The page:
Two losses of separation occurred: an aircraft that was airborne from Luton Airport came within 1.1nm of the C172 and an aircraft on approach lost separation with the C172, which was flying parallel to Runway 08 at 2,100ft. The C172 continued to the west and left controlled airspace in the vicinity of Dunstable 4 minutes after entering.

Hemel Hempstead is located approximately where the letters ‘BNN’ appear south of the Luton zone. Screen shot image courtesy SkyDemon, the wind vectors are not representative of the winds on the day of the flight described.

Learning Points

Use of a Moving Map

Standard navigation skills can fade with over-reliance of moving maps and GPS. However, this would be recognised through Threat and Error Management. In this case when the pilot was refreshing the use of a chart and VRPs, using a moving map as a back-up would have provided him with immediate in-cockpit assistance and route-confirmation.
When using a moving map it is good practice to have the route marked on a current aviation chart in case the system fails. Similarly, when refreshing chart and VRP navigation, it is good practice to have a moving map as a back-up.
Whilst these flights were not instructional flights, it is noted that many instructors who have infringed airspace did so whilst not using a moving map; this valuable piece of equipment assists in establishing and maintaining situational awareness in a high-workload environment where attention is divided over more tasks that during recreational flying.
85% of analysed airspace infringements in 2017 could have been prevented with the use of correct use of a moving map.

Use of the Luton Frequency Monitoring Code (FMC/Listening Squawk)

The Luton Radar controller tried on numerous occasions to contact the pilot but the he was neither employing the FMC nor was he listening out on the Luton Frequency.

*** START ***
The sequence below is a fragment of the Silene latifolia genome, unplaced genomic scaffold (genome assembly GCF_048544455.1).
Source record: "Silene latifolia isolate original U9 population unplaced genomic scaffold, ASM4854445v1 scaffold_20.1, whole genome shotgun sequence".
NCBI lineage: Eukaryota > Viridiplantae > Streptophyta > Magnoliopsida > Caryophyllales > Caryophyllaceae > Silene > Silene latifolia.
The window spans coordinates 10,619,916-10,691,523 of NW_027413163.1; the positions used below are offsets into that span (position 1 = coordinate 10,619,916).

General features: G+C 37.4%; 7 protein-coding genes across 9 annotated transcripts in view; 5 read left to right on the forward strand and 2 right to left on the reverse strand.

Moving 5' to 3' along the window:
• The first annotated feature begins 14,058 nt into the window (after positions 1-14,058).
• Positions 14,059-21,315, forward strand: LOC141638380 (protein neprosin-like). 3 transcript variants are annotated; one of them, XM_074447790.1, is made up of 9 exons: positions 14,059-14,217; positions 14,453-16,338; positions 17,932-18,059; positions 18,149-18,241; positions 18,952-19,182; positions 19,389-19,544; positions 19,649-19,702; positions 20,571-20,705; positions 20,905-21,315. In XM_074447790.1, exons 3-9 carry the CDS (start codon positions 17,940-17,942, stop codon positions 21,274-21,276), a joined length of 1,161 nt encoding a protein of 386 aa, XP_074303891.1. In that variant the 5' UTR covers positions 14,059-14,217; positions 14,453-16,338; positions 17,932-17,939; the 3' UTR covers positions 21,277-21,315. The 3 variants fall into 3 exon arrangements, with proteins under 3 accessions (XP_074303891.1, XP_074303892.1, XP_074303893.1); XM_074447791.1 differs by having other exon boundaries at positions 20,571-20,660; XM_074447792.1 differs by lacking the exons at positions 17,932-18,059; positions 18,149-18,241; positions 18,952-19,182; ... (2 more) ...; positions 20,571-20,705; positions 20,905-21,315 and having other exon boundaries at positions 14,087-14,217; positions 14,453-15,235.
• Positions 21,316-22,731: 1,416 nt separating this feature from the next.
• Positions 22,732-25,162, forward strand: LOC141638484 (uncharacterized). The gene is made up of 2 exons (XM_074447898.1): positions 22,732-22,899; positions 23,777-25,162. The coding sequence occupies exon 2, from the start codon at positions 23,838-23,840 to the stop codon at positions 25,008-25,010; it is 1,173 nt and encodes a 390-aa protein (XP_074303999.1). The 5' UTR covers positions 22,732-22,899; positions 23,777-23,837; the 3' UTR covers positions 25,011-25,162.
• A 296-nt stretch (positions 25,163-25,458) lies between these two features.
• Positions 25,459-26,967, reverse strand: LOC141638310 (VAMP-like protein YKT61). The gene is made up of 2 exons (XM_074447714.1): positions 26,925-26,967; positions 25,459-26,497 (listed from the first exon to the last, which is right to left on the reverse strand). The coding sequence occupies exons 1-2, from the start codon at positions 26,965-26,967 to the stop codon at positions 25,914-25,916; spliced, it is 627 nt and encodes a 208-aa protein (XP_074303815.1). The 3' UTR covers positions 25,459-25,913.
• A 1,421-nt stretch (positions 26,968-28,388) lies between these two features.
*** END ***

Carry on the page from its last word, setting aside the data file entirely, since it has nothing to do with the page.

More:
Whilst this may not have prevented the airspace infringements from occurring, an earlier resolution would have been possible and the impact of the infringements would have been less.
45% of analysed airspace infringements in 2017 could have been prevented with appropriate use of an FMC.

Use of D&D

A better understanding of what to ask D&D when lost could have prevented the 3rd airspace infringement. Pilots should practise communication with D&D on 121.5 MHz to ensure that they are competent and confident at all times when using this service.


Every flight, no matter how many times it has been made before, should be planned in detail prior to departure. This includes, but is not exclusive to, reading NOTAMS and associated Aeronautical Information Circulars and Supplements referred to in the NOTAM, checking relevant aerodrome information and gaining a thorough understanding of the forecast and prevailing met conditions.

In this case, the winds were 90 degrees different to those when the flight was planned 2 weeks earlier.

Alison Slater, Head of the Civil Aviation Authority’s Investigation and Enforcement Team, said of the case: “This once again shows the consequences of a pilot being seriously underprepared for a flight. [The pilot’s] actions impacted hundreds of passengers onboard aircraft arriving and departing from Luton Airport. Passengers have every right to expect that their flight on a commercial airline is fully protected when in controlled airspace.”

Author: FTN Editor